The federal government’s Centers for Medicare and Medicaid Services has approved the state’s request to radically change the funding model for TennCare.
The approved waiver, announced Friday, comes more than a year after Tennessee officials submitted a 50-page request to switch TennCare to what's called an "aggregate cap" funding model. Tennessee is the first state to receive approval for Medicaid funding of this type.
The aggregate cap, often compared to a block grant, is a major change from the current funding model for TennCare, the joint federal-state health coverage program created in 1994 that today covers 1.4 million Tennesseans – roughly 20 percent of the people who live in the state. They are primarily low-income people, pregnant women and children.
Under the new arrangement, the federal government will send a lump sum to TennCare each year, creating a spending limit not present under the current open-ended practice. State authorities will get more leeway to suspend benefits, investigate reported fraud, expand the program, or make other changes without first getting federal consent. State officials have said they will consider only changes that are “additive in nature,” and that their goal is not to shrink the program or reduce the number of people it serves.
If the state doesn’t spend all the allotted money in a given fiscal year, the state would split the leftover funds with the federal government. The state’s share might be invested in expanding or tailoring health coverage for Medicaid recipients. Officials have emphasized those potential positives when promoting the plan. However, the proposal does not require the state to re-invest into TennCare. That and other elements of the plan make some health care advocates skeptical the state will follow through.
“No other state has sought a block grant, and for good reason,” Michelle Johnson, Executive Director of the Tennessee Justice Center, said, calling the block grant “a political gimmick that jeopardizes access to healthcare for hundreds of thousands of Tennesseans by creating a state budget booby trap.”
Gov. Bill Lee championed the block grant approach, and found encouragement from the Trump administration. Work on the proposal began in September 2019. While President-Elect Joe Biden could decide to cancel the aggregate cap agreement, Centers for Medicare and Medicaid Services Administrator Seema Verma said doing so would require a legal reason and a process for getting out of the funding model.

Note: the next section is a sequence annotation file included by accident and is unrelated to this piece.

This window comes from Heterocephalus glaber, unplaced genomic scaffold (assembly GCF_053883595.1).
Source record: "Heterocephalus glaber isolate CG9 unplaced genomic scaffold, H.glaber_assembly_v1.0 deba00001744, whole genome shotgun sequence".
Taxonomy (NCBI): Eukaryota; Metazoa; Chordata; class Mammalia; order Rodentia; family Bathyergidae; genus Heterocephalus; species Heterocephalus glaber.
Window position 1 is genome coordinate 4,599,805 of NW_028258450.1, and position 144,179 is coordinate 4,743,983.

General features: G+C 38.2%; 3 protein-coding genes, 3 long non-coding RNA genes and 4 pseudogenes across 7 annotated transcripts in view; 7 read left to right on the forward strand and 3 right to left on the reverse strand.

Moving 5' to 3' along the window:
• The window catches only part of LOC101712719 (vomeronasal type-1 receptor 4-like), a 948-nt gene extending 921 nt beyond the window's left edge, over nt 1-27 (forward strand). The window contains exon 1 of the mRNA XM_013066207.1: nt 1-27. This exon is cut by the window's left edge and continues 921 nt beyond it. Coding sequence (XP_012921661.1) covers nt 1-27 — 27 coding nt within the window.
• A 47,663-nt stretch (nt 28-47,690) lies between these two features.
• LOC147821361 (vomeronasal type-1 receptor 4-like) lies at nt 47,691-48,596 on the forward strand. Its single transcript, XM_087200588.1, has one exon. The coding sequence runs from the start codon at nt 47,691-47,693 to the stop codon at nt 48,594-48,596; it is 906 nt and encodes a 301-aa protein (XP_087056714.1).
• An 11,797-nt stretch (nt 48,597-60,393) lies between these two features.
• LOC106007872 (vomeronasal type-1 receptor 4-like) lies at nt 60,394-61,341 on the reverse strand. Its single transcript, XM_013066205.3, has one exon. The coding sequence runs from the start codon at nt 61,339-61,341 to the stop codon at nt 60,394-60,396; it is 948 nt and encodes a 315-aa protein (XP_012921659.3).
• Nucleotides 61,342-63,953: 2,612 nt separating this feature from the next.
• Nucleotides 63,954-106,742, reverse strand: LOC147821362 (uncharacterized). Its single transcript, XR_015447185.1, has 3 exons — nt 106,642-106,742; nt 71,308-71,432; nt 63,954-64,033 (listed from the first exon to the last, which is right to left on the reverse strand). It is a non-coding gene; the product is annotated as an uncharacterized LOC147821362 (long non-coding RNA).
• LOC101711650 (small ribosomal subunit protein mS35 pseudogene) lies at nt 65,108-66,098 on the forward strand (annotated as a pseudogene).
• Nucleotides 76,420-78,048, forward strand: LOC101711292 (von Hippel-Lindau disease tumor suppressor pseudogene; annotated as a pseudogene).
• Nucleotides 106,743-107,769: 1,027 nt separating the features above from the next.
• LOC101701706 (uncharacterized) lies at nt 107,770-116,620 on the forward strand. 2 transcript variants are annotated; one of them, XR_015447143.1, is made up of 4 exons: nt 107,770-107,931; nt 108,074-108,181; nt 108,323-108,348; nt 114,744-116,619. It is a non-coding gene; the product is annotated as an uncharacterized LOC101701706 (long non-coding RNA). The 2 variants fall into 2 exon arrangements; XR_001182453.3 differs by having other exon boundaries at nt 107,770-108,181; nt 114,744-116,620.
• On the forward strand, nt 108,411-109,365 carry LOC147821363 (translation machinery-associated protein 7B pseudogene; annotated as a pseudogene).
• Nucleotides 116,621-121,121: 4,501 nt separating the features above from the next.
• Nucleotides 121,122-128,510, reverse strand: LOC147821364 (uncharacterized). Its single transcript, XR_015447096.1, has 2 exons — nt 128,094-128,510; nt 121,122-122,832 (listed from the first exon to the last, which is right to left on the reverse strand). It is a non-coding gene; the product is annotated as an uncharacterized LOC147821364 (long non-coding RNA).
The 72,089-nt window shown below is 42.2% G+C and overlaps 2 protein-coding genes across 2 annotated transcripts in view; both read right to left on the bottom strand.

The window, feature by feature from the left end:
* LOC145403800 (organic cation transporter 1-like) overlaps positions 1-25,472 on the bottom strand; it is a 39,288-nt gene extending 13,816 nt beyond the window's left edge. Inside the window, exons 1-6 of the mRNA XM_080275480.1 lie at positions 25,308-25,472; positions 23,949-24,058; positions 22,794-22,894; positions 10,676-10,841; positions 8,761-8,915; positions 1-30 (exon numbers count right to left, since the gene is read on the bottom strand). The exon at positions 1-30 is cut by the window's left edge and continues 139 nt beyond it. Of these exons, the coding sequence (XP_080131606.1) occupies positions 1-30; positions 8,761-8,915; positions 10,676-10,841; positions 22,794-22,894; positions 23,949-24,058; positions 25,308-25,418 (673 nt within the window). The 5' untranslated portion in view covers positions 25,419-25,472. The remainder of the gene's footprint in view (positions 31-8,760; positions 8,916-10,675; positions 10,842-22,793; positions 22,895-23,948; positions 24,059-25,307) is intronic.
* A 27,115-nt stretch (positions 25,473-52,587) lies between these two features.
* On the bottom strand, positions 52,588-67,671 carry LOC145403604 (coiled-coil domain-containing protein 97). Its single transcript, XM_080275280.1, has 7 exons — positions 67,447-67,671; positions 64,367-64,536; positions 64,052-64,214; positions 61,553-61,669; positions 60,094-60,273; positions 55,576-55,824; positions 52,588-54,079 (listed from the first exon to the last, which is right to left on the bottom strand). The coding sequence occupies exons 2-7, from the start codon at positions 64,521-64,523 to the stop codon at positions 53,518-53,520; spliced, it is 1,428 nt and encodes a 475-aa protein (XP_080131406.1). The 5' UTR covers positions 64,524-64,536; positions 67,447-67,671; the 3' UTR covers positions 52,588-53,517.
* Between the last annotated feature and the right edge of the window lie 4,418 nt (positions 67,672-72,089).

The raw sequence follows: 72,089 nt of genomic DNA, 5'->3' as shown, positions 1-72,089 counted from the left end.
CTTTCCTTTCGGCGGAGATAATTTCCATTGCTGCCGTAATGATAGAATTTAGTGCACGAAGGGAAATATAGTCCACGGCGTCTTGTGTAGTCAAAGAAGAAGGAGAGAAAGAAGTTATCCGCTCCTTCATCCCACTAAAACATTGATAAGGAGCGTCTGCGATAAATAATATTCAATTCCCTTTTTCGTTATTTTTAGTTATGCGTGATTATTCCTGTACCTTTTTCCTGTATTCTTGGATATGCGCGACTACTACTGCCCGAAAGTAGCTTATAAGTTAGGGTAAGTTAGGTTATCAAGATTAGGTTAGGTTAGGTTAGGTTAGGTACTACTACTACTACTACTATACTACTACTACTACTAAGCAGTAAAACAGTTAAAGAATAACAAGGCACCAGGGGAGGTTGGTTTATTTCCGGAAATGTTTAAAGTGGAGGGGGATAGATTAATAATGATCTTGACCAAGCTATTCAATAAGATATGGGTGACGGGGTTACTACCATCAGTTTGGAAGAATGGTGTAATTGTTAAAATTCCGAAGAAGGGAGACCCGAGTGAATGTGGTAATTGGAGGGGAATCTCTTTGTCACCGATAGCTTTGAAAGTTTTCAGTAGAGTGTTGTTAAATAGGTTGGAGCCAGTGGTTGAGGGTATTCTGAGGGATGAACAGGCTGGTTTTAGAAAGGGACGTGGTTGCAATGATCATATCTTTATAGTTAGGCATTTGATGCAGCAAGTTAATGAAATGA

Reaction to the proposal and its approval has varied widely. On a conference call with reporters, Verma spoke of the value of local control rather than federal control and hailed the Tennessee plan as a national model. Gov. Bill Lee called the current funding approach “outdated and ineffective” and praised the new strategy as “a continuation of Tennessee’s commitment to innovate, lead and improve.”
TennCare Director Stephen Smith said his team approached the federal government with the mindset of emphasizing benefit to the state, the program and the people it covers. “This gives Tennessee the real opportunity to enhance the services we provide to Tennesseans,” Smith said.
Doctors and others who shared their thoughts in public forums during the drafting stage were skeptical of the touted benefits of the block grant-style approach. Written public comments solicited by the state were overwhelmingly negative toward the change. Legislative Democrats have viewed the shift as a possible backdoor to scaling back Medicaid services or tightening eligibility, in effect cutting people out of the program.
Addressing that point, the federal approval comes with a disincentive for state leaders to throw Tennesseans out of the program: funding will be reduced if TennCare rolls shrink by more than one percent. Verma called that an important safeguard against trimming TennCare as a cost-cutting maneuver. Federal funding would increase if more people enroll in the program.
Moving TennCare to this untested funding model comes as the state struggles with the COVID-19 pandemic and an economic recession that could put more people under the program's umbrella.
“This is an absolutely terrible time to further burden people who have suffered so much during the past 10 months,” Judy Roitman, Executive Director of the Tennessee Health Care Campaign, told WUOT News. “We need more coverage, not less. Block grants cap spending and do not accommodate extraordinary events such as the COVID-19 pandemic.”
The Tennessee Justice Center’s Michelle Johnson also questioned whether now is the right time to shift TennCare to a new funding strategy. “It is telling that [the waiver] says nothing about the pandemic, even though Tennessee has been one of the states that has had the most ineffective response and worst infection rates,” she said.
The change still requires legislative approval. The Tennessee Health Care Campaign wants the General Assembly and the incoming Biden administration to reject the waiver, Roitman said.
But that is unlikely since the General Assembly gave Gov. Lee their blessing to submit the waiver request in the first place. Lee said Friday he is preparing a resolution for their consideration as soon as possible. The General Assembly convenes Tuesday, January 12.